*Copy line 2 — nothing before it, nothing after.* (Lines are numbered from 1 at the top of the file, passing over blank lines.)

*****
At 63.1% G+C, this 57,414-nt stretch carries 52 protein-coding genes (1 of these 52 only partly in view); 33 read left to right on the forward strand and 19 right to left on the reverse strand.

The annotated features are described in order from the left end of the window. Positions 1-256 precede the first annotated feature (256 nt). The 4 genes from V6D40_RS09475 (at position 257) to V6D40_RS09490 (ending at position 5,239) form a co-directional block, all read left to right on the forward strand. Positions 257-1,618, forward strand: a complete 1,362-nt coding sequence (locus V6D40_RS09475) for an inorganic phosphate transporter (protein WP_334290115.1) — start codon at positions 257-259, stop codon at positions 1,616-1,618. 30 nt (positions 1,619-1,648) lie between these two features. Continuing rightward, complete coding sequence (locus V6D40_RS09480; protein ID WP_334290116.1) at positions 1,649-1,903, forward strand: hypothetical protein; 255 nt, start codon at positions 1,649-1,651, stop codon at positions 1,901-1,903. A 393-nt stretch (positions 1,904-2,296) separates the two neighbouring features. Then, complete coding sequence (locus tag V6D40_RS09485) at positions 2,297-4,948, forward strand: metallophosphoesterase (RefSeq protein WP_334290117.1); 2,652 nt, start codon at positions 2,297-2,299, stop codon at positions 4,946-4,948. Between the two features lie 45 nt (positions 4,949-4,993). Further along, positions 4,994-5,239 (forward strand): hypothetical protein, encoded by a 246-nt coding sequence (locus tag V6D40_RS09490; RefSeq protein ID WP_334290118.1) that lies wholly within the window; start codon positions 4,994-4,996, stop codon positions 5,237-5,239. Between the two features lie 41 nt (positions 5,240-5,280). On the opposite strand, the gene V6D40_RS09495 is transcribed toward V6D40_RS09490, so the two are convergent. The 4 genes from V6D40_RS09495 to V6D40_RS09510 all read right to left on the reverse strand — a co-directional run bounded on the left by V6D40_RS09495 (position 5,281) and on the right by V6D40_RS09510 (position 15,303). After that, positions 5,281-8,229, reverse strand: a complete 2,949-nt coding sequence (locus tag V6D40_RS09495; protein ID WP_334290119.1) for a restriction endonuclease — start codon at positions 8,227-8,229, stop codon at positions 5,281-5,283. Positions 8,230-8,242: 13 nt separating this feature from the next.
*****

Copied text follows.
The annotated features are described in order from the left end of the window. Positions 1-256 precede the first annotated feature (256 nt). The 4 genes from V6D40_RS09475 (at position 257) to V6D40_RS09490 (ending at position 5,239) form a co-directional block, all read left to right on the forward strand. Positions 257-1,618, forward strand: a complete 1,362-nt coding sequence (locus V6D40_RS09475) for an inorganic phosphate transporter (protein WP_334290115.1) — start codon at positions 257-259, stop codon at positions 1,616-1,618. 30 nt (positions 1,619-1,648) lie between these two features. Continuing rightward, complete coding sequence (locus V6D40_RS09480; protein ID WP_334290116.1) at positions 1,649-1,903, forward strand: hypothetical protein; 255 nt, start codon at positions 1,649-1,651, stop codon at positions 1,901-1,903. A 393-nt stretch (positions 1,904-2,296) separates the two neighbouring features. Then, complete coding sequence (locus tag V6D40_RS09485) at positions 2,297-4,948, forward strand: metallophosphoesterase (RefSeq protein WP_334290117.1); 2,652 nt, start codon at positions 2,297-2,299, stop codon at positions 4,946-4,948. Between the two features lie 45 nt (positions 4,949-4,993). Further along, positions 4,994-5,239 (forward strand): hypothetical protein, encoded by a 246-nt coding sequence (locus tag V6D40_RS09490; RefSeq protein ID WP_334290118.1) that lies wholly within the window; start codon positions 4,994-4,996, stop codon positions 5,237-5,239. Between the two features lie 41 nt (positions 5,240-5,280). On the opposite strand, the gene V6D40_RS09495 is transcribed toward V6D40_RS09490, so the two are convergent. The 4 genes from V6D40_RS09495 to V6D40_RS09510 all read right to left on the reverse strand — a co-directional run bounded on the left by V6D40_RS09495 (position 5,281) and on the right by V6D40_RS09510 (position 15,303). After that, positions 5,281-8,229, reverse strand: a complete 2,949-nt coding sequence (locus tag V6D40_RS09495; protein ID WP_334290119.1) for a restriction endonuclease — start codon at positions 8,227-8,229, stop codon at positions 5,281-5,283. Positions 8,230-8,242: 13 nt separating this feature from the next.